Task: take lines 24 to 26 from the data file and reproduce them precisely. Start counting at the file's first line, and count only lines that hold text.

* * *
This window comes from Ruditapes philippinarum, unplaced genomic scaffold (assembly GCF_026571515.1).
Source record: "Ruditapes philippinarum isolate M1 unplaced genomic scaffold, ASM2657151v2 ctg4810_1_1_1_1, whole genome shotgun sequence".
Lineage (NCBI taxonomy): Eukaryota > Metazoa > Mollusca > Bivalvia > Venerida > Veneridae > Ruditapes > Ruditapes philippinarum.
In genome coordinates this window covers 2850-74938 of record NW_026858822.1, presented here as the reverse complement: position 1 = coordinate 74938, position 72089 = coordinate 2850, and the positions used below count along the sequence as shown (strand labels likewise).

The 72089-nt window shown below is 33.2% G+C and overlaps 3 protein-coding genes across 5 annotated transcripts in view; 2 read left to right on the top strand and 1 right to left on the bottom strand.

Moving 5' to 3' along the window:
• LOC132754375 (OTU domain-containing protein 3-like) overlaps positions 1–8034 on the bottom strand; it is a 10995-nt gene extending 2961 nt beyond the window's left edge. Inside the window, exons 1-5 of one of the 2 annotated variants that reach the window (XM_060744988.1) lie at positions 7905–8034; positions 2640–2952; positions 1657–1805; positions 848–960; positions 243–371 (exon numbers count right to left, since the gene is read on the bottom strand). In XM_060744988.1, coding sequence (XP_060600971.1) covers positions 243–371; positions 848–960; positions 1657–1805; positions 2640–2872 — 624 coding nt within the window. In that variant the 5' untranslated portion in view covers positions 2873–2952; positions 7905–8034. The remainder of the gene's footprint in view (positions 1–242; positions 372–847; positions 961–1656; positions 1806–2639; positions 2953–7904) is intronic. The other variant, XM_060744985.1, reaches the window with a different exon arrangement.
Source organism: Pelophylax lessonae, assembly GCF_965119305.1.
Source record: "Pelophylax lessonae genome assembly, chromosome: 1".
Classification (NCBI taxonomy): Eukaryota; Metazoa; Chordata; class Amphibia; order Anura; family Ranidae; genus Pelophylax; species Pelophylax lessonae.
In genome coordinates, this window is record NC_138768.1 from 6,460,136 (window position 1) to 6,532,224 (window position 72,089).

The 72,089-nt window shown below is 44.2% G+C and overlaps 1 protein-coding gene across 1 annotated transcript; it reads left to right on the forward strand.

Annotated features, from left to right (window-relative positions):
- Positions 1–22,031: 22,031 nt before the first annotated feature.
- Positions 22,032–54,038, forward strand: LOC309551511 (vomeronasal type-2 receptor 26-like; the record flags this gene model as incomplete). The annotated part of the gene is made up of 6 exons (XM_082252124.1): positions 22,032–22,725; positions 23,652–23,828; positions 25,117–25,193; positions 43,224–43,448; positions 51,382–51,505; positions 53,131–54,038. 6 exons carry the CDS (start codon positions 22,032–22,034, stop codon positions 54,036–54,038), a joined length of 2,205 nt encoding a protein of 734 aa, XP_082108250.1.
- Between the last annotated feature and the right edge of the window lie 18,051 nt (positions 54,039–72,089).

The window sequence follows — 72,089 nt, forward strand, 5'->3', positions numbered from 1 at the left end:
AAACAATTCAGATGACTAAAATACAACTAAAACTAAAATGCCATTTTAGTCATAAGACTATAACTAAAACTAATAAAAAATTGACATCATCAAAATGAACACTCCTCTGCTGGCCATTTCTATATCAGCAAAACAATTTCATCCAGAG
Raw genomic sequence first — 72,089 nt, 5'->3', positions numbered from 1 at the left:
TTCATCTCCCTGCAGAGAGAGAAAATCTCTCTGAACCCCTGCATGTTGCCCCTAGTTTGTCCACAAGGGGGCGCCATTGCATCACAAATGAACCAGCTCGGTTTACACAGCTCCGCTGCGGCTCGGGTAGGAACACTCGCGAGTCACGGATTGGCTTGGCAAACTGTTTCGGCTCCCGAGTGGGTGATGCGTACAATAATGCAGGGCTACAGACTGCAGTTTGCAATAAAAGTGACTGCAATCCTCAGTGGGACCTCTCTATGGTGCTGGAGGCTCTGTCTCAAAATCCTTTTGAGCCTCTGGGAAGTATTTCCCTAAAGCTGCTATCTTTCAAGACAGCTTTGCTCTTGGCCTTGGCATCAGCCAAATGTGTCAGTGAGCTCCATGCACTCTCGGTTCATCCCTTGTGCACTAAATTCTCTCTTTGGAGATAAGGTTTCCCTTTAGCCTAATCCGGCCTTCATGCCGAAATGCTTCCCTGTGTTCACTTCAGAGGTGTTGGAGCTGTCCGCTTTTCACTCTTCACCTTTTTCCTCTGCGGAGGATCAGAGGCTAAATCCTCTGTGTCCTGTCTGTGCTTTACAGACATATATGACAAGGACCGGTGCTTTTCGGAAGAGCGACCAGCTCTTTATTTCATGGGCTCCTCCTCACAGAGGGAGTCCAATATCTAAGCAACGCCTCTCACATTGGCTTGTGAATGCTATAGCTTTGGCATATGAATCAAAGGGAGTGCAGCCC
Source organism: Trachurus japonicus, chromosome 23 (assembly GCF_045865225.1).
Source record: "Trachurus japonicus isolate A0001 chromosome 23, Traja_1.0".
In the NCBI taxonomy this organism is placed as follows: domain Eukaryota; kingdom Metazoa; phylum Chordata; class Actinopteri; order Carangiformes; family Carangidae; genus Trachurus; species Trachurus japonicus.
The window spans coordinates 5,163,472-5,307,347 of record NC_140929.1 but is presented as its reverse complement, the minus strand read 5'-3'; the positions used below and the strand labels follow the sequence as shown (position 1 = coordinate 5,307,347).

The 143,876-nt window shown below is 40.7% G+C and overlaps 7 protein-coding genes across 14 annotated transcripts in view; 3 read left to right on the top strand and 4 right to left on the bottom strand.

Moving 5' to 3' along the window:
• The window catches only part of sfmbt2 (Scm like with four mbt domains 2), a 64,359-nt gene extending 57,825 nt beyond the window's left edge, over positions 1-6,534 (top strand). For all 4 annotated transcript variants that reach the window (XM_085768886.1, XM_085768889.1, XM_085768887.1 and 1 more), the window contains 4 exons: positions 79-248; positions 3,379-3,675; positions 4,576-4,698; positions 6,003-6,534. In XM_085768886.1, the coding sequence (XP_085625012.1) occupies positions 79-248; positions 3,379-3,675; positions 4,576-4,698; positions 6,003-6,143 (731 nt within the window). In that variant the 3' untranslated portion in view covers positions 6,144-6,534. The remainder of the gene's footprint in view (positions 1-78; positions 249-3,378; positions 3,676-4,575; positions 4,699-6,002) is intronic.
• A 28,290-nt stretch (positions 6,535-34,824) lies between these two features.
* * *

The window spans coordinates 5,163,472-5,307,347 of record NC_140929.1 but is presented as its reverse complement, the minus strand read 5'-3'; the positions used below and the strand labels follow the sequence as shown (position 1 = coordinate 5,307,347).

The 143,876-nt window shown below is 40.7% G+C and overlaps 7 protein-coding genes across 14 annotated transcripts in view; 3 read left to right on the top strand and 4 right to left on the bottom strand.

Moving 5' to 3' along the window: